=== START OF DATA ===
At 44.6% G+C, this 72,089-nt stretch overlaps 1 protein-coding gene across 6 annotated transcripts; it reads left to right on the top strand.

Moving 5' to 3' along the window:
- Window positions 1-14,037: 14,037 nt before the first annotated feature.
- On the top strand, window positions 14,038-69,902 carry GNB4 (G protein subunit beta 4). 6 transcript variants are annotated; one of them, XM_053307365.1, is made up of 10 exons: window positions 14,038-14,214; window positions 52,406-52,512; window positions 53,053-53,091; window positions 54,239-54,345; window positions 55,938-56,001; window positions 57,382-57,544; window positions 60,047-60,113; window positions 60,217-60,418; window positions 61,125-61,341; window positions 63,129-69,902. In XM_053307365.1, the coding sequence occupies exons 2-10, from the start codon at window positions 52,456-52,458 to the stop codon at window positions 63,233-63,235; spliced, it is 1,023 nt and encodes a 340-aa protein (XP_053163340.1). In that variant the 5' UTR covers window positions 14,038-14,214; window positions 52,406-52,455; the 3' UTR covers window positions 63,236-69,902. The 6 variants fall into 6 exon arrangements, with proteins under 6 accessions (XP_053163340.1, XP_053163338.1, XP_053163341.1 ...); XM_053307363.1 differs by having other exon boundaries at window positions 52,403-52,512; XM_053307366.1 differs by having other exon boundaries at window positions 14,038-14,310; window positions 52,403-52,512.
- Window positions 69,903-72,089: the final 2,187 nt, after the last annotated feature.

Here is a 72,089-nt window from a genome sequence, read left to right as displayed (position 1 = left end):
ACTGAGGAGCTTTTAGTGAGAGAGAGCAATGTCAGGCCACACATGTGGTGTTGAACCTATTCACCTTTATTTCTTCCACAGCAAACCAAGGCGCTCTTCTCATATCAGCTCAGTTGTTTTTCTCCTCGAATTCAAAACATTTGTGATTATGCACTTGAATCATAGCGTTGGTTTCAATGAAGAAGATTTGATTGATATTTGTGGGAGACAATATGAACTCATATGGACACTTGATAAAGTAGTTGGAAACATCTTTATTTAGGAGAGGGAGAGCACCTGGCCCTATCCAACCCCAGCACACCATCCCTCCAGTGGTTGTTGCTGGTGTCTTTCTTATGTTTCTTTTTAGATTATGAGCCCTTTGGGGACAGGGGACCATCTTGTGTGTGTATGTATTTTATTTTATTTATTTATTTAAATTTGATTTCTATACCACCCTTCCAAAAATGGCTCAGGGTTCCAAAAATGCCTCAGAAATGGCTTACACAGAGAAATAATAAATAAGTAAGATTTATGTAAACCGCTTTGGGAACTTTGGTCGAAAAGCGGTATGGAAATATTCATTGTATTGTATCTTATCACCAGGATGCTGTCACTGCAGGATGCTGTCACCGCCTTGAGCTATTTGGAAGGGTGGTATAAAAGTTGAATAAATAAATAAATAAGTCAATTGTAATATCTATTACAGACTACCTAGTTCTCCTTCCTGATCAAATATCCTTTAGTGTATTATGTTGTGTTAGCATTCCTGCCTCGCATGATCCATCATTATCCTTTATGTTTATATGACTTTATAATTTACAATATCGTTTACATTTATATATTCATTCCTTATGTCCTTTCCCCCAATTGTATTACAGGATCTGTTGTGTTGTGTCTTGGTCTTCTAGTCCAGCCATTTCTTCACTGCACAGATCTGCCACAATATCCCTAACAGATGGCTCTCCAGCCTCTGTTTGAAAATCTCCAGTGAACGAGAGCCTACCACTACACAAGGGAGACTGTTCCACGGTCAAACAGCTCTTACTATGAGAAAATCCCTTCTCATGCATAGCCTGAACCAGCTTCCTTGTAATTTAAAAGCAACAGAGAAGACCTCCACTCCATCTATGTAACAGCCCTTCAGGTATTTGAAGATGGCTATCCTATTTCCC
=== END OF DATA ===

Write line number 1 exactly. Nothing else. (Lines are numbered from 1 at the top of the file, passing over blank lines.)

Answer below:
At 44.6% G+C, this 72,089-nt stretch overlaps 1 protein-coding gene across 6 annotated transcripts; it reads left to right on the top strand.